The University Archives houses the historical records of New York University.
Internship Spring 2013
Kerry Heimer: As an intern at the New York University Archives this past semester, I was given the opportunity to work with a few different collections and interact with many different types of archival materials. Having very little archival experience prior to this internship, my first few projects catered to my need to learn proper processing techniques, as well as an understanding of Archivist’s Toolkit.
The two collections that I worked on and developed finding aids for were the Dan Dodson Papers and the Records of the Hall of Fame for Great Americans. The Dan Dodson Papers is a small collection of personal papers and published works by former NYU professor Dan Dodson. The Records of the Hall of Fame for Great Americans is a larger collection of materials related to the first ever hall of fame in the United States, which was established by NYU in 1900. This collection of records is comprised of a wide range of materials and ephemera regarding the Hall of Fame for Great Americans, and working with it I was able to learn a great deal about the institution itself, as well as the history and development of NYU throughout the twentieth century.
The Hall of Fame for Great Americans is located on the former University Heights campus in the Bronx, and serves as a memorial to men and women who have helped to shape and contribute to the success of our country. It held a prestigious place in the culture of the United States in the first half of the twentieth century, and elections for nominees to be inducted generated a great deal of interest across the nation. When NYU decided to sell the University Heights campus to the City University of New York, however, funding and interest in the Hall of Fame began to wane, and has not yet been regained.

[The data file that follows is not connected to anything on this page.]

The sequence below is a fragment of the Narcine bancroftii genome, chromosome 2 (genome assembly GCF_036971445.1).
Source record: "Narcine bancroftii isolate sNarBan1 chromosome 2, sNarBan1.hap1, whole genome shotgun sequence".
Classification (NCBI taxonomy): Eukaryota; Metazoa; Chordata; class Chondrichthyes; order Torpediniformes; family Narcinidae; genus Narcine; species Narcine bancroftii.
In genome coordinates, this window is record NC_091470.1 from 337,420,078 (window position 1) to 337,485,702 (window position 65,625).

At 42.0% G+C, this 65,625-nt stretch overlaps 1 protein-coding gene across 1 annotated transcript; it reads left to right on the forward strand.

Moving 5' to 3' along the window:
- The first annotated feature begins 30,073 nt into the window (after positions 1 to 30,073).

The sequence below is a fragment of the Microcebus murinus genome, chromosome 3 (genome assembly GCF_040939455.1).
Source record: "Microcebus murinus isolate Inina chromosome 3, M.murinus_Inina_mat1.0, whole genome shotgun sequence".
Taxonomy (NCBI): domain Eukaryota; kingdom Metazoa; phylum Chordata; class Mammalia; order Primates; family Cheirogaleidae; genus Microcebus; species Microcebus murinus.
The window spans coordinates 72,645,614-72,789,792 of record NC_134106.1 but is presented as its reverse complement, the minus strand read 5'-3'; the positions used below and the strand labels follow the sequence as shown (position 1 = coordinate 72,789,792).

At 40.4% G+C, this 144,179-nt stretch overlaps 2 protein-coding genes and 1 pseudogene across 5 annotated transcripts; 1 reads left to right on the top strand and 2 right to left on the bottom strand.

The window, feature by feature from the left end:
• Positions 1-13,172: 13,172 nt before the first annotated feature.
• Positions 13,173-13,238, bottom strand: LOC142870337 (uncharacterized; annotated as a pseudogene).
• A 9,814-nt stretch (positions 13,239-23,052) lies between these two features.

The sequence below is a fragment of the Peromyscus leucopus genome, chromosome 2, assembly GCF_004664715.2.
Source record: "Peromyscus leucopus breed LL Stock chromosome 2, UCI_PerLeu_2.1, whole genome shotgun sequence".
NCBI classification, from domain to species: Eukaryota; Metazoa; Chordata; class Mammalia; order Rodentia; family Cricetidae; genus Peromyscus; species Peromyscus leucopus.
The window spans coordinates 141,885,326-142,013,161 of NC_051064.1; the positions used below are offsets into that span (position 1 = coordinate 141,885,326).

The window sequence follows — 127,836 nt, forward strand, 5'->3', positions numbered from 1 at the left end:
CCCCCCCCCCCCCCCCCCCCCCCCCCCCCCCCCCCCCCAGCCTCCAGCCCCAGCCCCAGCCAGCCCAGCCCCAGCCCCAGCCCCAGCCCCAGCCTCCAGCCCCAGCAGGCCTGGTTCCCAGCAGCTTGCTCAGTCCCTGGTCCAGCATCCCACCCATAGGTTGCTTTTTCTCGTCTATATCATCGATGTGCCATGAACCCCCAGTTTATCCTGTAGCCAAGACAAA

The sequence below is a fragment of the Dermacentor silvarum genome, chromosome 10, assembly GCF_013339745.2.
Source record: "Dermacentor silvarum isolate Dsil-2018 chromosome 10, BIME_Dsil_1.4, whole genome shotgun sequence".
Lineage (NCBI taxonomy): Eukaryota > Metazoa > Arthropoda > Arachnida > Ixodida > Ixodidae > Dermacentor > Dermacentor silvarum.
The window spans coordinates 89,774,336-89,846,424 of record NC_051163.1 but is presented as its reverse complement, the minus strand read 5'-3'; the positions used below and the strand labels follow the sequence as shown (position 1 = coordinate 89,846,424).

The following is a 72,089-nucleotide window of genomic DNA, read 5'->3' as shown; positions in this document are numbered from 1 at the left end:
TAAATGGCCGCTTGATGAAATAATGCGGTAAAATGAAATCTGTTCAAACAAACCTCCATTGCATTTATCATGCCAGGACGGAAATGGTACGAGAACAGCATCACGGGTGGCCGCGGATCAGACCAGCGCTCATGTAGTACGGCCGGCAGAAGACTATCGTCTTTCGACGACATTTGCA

As the semester progressed and I began to feel more confident working with collections, writing finding aids, and using AT, I was given my third and final project – digitizing a collection of 170 glass plate negatives from roughly 1890-1910. The images on these glass plate negatives are bits and pieces of NYU’s community life from the turn of the twentieth century, capturing everything from the architecture of the campus to athletic events and classroom lectures.
Working on this project gave me the opportunity not only to learn digitization practices and standards, but also to see a glimpse into the history of NYU and its faculty and students. This collection of historic photographs is truly special and certainly worth perusing for anyone with interest in the history of the university.
Internship Spring 2012
Alex Gelfand: Alex spent the spring semester processing the exhibition records of NYU’s Grey Art Gallery, which have been deposited in the University Archives, and reflects here on the history of the Grey: